- Managing Construction >
- Measure Twice, Borrow Once: Home Equity Loan Success
Measure Twice, Borrow Once: Home Equity Loan Success
Home values are bouncing back—is the trend strong enough to support your bid for a home equity loan?
According to the S&P Case Shiller index, sale prices are up 8.1% for the 20 metro areas the company tracks (for the 12 months ended in January). That means it may be an advantageous time to pursue a home equity line of credit for that bigger-scale project you’ve been eyeing.
Appraisers rely on recent sales to put a value on your house, so after about a year of steady-to-increasing values, chances are that an optimistic valuation will be accepted by lenders.
Still, homeowners and lenders alike are operating with caution, says Brad Blackwell, executive vice president and portfolio business manager for Wells Fargo Home Mortgage. As in the past, two questions are of key importance today: how much can you borrow, and how should you spend your equity?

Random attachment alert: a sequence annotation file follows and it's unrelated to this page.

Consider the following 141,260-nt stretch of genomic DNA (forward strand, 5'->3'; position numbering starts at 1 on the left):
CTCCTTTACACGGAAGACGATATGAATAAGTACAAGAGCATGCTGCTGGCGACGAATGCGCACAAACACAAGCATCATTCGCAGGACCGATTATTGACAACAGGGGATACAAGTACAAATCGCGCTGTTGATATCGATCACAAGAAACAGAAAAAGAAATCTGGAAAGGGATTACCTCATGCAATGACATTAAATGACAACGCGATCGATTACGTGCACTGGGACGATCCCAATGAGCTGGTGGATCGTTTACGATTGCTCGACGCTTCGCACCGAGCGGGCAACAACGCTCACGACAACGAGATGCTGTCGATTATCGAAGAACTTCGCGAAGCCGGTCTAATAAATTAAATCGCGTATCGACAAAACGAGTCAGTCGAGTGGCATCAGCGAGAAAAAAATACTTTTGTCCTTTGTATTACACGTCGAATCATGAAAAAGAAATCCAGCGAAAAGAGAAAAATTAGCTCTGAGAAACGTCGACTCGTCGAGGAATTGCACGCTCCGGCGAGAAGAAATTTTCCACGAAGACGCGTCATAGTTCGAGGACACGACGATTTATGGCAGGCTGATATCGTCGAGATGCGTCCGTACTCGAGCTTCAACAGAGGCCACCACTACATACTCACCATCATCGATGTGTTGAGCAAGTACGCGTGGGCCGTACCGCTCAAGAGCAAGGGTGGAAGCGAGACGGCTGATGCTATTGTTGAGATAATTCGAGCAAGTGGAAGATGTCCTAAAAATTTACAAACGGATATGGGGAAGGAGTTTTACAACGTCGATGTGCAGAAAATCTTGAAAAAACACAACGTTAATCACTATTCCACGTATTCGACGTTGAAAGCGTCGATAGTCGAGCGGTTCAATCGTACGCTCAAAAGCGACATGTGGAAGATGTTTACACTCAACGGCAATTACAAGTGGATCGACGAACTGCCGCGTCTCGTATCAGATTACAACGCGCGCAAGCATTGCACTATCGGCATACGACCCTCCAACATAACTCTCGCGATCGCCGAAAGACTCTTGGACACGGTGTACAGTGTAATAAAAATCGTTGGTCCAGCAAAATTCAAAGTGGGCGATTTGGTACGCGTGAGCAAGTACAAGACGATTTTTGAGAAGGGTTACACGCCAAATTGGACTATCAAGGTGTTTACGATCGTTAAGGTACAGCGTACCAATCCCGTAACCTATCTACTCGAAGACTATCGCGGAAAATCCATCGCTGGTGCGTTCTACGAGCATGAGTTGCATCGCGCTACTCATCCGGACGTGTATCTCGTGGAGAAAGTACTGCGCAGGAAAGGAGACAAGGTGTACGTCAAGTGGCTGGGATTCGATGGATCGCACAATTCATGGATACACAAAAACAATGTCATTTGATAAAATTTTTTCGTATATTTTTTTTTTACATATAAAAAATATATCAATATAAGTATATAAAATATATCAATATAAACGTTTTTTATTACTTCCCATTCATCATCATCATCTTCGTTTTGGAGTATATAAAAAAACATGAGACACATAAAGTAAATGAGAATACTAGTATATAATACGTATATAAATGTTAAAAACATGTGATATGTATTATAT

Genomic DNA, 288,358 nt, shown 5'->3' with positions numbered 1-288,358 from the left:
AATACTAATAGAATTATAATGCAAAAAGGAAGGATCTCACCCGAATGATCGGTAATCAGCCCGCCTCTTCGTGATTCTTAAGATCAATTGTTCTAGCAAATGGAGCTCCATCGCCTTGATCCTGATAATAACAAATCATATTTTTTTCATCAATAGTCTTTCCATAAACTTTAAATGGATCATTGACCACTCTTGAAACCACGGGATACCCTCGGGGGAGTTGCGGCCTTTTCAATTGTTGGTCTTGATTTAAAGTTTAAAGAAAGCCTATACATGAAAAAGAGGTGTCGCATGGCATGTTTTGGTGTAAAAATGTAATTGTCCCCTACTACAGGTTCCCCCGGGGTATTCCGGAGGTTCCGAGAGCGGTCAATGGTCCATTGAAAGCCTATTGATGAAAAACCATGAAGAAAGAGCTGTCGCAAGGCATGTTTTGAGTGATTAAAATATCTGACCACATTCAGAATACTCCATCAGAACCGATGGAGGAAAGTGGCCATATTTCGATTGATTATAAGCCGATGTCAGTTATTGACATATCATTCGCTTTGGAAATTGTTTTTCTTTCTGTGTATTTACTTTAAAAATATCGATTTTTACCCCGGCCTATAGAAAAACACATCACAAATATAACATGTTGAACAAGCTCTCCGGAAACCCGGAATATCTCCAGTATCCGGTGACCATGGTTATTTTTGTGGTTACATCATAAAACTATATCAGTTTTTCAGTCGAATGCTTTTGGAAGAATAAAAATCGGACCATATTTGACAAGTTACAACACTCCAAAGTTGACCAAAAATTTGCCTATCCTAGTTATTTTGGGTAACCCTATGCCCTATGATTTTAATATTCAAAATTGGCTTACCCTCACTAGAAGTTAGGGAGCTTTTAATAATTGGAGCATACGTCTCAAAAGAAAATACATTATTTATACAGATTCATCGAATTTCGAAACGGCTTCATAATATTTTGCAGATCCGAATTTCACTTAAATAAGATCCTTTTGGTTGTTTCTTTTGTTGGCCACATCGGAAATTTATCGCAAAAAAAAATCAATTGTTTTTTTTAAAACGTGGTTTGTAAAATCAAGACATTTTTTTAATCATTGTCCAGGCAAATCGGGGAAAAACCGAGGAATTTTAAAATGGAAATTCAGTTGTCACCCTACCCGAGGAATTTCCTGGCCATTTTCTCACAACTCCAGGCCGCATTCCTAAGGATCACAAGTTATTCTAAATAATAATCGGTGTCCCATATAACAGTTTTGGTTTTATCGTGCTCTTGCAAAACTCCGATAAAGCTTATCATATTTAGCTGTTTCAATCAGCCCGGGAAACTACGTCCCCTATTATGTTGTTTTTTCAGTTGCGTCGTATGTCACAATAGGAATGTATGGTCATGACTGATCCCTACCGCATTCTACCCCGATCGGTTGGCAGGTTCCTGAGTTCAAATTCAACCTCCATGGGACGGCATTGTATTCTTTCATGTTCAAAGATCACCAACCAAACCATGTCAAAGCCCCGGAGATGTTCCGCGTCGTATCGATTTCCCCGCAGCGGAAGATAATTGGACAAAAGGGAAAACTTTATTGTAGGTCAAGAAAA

The prevailing rule of thumb is that an individual’s total home debt—original mortgage plus home equity line—should not exceed 85% of the property’s value. For a house worth $200,000 with an outstanding first mortgage of $100,000, the cap for the home equity loan will likely be $60,000.
Blackwell cautions, “don’t take out more than you can afford.” You will be paying off the equity loan with earnings, so consider current and expected financial obligations before accepting the maximum amount offered. Plot the financial parameters of the project first, then adjust its scope accordingly.
Now more than ever, traditional wisdom applies: Keep your home improvements in sync with neighborhood norms. “If you over-improve,” Blackwell says, “you won’t necessarily get it back. Typically the money you spend on home improvement will not give you a dollar-for-dollar increase. Different projects will provide different values, with kitchen and bathroom renovations and energy efficiency returning the greatest value.”
See the latest Cost vs. Value report, compiled by Remodeling magazine, for estimates on the return for various types of remodeling projects.
If you limit the amount you borrow and reign in the scope of your remodeling work, you’ll find the sweet spot where investment intersects with higher value.
For more on financing, consider: